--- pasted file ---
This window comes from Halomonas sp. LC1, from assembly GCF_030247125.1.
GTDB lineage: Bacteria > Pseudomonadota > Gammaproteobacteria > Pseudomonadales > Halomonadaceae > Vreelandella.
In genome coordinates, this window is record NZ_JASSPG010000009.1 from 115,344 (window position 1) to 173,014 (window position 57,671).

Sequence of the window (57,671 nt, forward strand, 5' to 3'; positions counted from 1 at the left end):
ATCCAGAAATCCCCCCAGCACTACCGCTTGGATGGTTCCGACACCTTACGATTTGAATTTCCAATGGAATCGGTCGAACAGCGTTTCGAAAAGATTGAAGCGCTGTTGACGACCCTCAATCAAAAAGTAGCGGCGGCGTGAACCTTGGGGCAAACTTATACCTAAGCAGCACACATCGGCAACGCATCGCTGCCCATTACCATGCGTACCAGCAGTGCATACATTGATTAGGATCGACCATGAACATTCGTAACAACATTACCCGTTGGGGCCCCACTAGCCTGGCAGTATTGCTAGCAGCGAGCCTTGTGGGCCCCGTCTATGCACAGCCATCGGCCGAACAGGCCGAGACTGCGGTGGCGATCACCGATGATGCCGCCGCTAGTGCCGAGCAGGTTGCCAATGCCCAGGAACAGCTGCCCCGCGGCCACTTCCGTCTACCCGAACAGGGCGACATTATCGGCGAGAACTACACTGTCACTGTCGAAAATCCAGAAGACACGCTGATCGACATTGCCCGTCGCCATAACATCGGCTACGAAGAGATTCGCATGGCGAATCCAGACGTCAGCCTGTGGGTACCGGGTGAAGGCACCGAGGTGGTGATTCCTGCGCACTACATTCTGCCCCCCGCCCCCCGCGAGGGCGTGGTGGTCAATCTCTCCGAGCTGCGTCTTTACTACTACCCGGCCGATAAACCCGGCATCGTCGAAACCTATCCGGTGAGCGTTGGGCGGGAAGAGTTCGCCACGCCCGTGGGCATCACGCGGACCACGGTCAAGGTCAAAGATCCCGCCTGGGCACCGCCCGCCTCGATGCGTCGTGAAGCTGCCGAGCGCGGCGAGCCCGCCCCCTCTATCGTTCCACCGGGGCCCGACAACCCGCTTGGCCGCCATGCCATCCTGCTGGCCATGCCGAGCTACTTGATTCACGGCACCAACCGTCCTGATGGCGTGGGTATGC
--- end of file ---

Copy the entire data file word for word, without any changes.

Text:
This window comes from Halomonas sp. LC1, from assembly GCF_030247125.1.
GTDB lineage: Bacteria > Pseudomonadota > Gammaproteobacteria > Pseudomonadales > Halomonadaceae > Vreelandella.
In genome coordinates, this window is record NZ_JASSPG010000009.1 from 115,344 (window position 1) to 173,014 (window position 57,671).

Sequence of the window (57,671 nt, forward strand, 5' to 3'; positions counted from 1 at the left end):
ATCCAGAAATCCCCCCAGCACTACCGCTTGGATGGTTCCGACACCTTACGATTTGAATTTCCAATGGAATCGGTCGAACAGCGTTTCGAAAAGATTGAAGCGCTGTTGACGACCCTCAATCAAAAAGTAGCGGCGGCGTGAACCTTGGGGCAAACTTATACCTAAGCAGCACACATCGGCAACGCATCGCTGCCCATTACCATGCGTACCAGCAGTGCATACATTGATTAGGATCGACCATGAACATTCGTAACAACATTACCCGTTGGGGCCCCACTAGCCTGGCAGTATTGCTAGCAGCGAGCCTTGTGGGCCCCGTCTATGCACAGCCATCGGCCGAACAGGCCGAGACTGCGGTGGCGATCACCGATGATGCCGCCGCTAGTGCCGAGCAGGTTGCCAATGCCCAGGAACAGCTGCCCCGCGGCCACTTCCGTCTACCCGAACAGGGCGACATTATCGGCGAGAACTACACTGTCACTGTCGAAAATCCAGAAGACACGCTGATCGACATTGCCCGTCGCCATAACATCGGCTACGAAGAGATTCGCATGGCGAATCCAGACGTCAGCCTGTGGGTACCGGGTGAAGGCACCGAGGTGGTGATTCCTGCGCACTACATTCTGCCCCCCGCCCCCCGCGAGGGCGTGGTGGTCAATCTCTCCGAGCTGCGTCTTTACTACTACCCGGCCGATAAACCCGGCATCGTCGAAACCTATCCGGTGAGCGTTGGGCGGGAAGAGTTCGCCACGCCCGTGGGCATCACGCGGACCACGGTCAAGGTCAAAGATCCCGCCTGGGCACCGCCCGCCTCGATGCGTCGTGAAGCTGCCGAGCGCGGCGAGCCCGCCCCCTCTATCGTTCCACCGGGGCCCGACAACCCGCTTGGCCGCCATGCCATCCTGCTGGCCATGCCGAGCTACTTGATTCACGGCACCAACCGTCCTGATGGCGTGGGTATGC